Why Did Guccifer 2.0 Evolve from Sloppy Hacktivist to Professional Leaker?
The hacker persona, likely created by Russian spies, has become much more calculated in the last few weeks.
Image: John Williams RUS/Shutterstock and Wikimedia Commons
After almost a month of complete silence, the hacker known as Guccifer 2.0, who is likely a persona created by Russian spies to cover up their own hacks, is back with a bang.
"It's time for new revelations now," the hacker or hackers wrote in a new blog post on Friday, which has been since removed from Wordpress (but lives on in an archived version). "All of you may have heard about the DCCC hack. As you see I wasn't wasting my time! It was even easier than in the case of the DNC breach."
Guccifer claimed responsibility for last year's breach on the Democratic Congressional Campaign Committee, or DCCC, and dumped the phone numbers and private email addresses of Democratic members of the US House of Representatives. Three days later, on Monday, Guccifer 2.0 dumped more documents, this time on the Florida congressional primaries.
While the new dumps by themselves don't appear to reveal anything particularly interesting, they underline the evolution of the Guccifer 2.0 persona from careless, mistake-prone, would-be hacktivist to a more sophisticated, professionally-run leaking operation.
Guccifer 2.0 persona has gone from careless, mistake-prone, would-be hacktivist to a more sophisticated, professionally-run leaking operation.
When he first emerged, Guccifer 2.0 used broken English and smileys typical of Russian internet users. In an apparent mistake, the hacker uploaded stolen documents with metadata modified in Russian, and used the name of the famous founder of the Soviet Secret Police.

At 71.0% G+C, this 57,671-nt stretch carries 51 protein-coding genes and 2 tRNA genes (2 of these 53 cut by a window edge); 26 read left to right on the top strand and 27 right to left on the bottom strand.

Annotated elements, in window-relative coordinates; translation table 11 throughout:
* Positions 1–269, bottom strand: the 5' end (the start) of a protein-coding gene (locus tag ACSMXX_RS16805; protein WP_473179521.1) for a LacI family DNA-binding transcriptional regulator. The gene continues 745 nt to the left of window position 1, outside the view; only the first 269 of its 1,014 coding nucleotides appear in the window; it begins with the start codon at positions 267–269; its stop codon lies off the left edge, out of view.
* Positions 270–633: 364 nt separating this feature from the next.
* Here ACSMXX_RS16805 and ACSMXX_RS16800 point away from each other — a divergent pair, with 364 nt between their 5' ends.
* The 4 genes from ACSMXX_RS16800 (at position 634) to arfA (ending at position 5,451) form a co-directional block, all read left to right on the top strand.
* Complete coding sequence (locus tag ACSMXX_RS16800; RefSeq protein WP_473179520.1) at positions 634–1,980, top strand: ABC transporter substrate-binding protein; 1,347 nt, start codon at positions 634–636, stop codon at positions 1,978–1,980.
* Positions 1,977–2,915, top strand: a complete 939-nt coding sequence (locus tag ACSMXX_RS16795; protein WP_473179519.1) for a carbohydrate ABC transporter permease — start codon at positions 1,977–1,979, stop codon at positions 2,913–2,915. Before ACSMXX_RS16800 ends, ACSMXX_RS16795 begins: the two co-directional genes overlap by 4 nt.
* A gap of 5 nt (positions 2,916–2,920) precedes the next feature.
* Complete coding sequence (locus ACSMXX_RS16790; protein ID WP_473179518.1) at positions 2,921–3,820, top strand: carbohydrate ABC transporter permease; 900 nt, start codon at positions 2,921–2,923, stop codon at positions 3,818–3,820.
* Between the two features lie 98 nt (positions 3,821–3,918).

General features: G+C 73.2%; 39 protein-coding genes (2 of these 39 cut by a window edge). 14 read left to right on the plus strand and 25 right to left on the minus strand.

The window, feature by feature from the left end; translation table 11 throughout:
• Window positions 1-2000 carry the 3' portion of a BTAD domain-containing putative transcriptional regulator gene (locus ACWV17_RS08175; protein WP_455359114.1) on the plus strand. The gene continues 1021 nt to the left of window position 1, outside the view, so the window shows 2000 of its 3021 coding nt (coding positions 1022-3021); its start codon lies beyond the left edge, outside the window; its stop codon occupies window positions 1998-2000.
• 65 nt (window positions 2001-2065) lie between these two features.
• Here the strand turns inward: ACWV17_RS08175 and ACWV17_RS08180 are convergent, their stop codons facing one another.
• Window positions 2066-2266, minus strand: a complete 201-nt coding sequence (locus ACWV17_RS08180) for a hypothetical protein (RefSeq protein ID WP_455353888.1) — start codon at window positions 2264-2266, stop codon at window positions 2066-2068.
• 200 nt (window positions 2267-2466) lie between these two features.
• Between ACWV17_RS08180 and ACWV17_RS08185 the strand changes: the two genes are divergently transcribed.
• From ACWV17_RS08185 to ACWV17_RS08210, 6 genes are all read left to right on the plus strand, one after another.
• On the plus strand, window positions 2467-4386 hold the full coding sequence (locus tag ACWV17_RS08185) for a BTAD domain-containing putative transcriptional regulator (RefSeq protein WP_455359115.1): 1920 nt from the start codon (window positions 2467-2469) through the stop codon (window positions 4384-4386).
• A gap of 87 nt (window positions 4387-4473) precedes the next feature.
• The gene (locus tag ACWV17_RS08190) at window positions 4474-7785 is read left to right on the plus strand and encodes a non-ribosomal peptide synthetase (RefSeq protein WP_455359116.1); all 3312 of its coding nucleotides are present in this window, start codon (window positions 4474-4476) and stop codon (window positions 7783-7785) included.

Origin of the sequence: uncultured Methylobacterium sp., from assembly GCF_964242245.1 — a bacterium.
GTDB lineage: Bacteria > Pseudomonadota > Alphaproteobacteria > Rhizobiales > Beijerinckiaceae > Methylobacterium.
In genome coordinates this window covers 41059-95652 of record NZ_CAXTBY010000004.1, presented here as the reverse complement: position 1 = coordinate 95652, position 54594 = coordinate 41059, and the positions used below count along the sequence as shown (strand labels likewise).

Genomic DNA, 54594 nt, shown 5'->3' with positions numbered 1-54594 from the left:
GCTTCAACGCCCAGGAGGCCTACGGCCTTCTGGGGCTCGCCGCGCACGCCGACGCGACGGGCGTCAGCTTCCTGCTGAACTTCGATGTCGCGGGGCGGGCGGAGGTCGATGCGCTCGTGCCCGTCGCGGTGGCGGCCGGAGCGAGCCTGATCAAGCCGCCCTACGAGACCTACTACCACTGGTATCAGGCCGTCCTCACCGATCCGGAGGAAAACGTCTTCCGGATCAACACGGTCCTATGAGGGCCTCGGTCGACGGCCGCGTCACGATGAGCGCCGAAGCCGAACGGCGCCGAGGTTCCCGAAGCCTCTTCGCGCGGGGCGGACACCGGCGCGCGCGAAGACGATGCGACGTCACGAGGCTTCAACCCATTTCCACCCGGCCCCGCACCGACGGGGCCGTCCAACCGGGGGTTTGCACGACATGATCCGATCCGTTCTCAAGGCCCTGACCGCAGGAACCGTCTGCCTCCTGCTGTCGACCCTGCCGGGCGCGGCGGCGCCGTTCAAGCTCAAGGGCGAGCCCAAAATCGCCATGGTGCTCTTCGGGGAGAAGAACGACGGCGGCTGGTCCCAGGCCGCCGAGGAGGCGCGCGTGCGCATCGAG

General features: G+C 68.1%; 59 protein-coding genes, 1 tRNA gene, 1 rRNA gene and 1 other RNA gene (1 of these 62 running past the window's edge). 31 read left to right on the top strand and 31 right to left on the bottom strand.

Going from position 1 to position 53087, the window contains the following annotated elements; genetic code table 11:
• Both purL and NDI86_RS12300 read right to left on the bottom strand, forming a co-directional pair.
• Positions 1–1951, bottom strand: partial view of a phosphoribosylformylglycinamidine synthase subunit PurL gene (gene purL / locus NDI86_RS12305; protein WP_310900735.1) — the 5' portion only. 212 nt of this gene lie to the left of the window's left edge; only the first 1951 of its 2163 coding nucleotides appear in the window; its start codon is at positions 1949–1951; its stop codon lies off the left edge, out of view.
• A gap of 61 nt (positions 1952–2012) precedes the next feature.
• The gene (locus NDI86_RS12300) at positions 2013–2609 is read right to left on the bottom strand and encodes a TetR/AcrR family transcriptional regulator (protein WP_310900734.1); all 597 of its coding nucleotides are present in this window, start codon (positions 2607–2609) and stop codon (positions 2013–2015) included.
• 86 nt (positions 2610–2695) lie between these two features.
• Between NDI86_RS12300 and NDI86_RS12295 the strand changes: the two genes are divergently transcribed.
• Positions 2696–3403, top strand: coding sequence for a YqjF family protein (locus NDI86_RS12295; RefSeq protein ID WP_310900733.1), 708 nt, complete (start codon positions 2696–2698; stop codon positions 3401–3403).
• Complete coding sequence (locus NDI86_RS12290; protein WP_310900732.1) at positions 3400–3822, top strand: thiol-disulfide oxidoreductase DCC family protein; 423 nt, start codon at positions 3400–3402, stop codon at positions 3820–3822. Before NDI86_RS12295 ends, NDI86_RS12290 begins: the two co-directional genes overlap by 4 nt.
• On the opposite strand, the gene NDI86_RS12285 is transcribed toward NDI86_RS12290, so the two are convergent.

In other words, as Thomas Rid laid out in an extensive and detailed analysis, all signs indicate Guccifer 2.0 was part of the same hacking operation—likely launched by Russia—that resulted in the breach the Democratic National Committee.
Initially, the hacker's motives for coming out and claiming the hack seemed to be to simply prove that CrowdStrike, the security company that had pointed the finger at Russia, was wrong. In its first blog post, Guccifer 2.0 went as far as to write "Fuck CrowdStrike!!!!!!!!!"
At the time, to my own surprise, Guccifer 2.0 also agreed to do an interview. And during our online chat, he claimed to be a Romanian hacker who didn't really care about US politics but simply wanted to fight the "illuminati." Bizarrely, however, the hacker couldn't really speak Romanian, and his language might have betrayed his real origins, according to linguists consulted by Motherboard (an independent forensic linguistic analysis later also agreed that the hacker's mother language is likely Russian).
"The US presidential elections are becoming a farce."
Weeks later, the hacker's language has shifted. He now uses clear, grammatically-correct English. Gone are the Russian smileys, as well as the Russian metadata. The hacker is also not talking to the media anymore, and has become much more political.
In his blog post on Friday, he wrote that "the US presidential elections are becoming a farce," echoing the accusation of Republican candidate Donald Trump, who's said the upcoming elections will be "rigged."
While there's still no smoking gun proving Guccifer 2.0 was created by Russian intelligence services, it's becoming more and more clear every day that its motives align with Vladimir Putin's interests—interfering and raise a fuss surrounding the US elections—and he's getting better at it.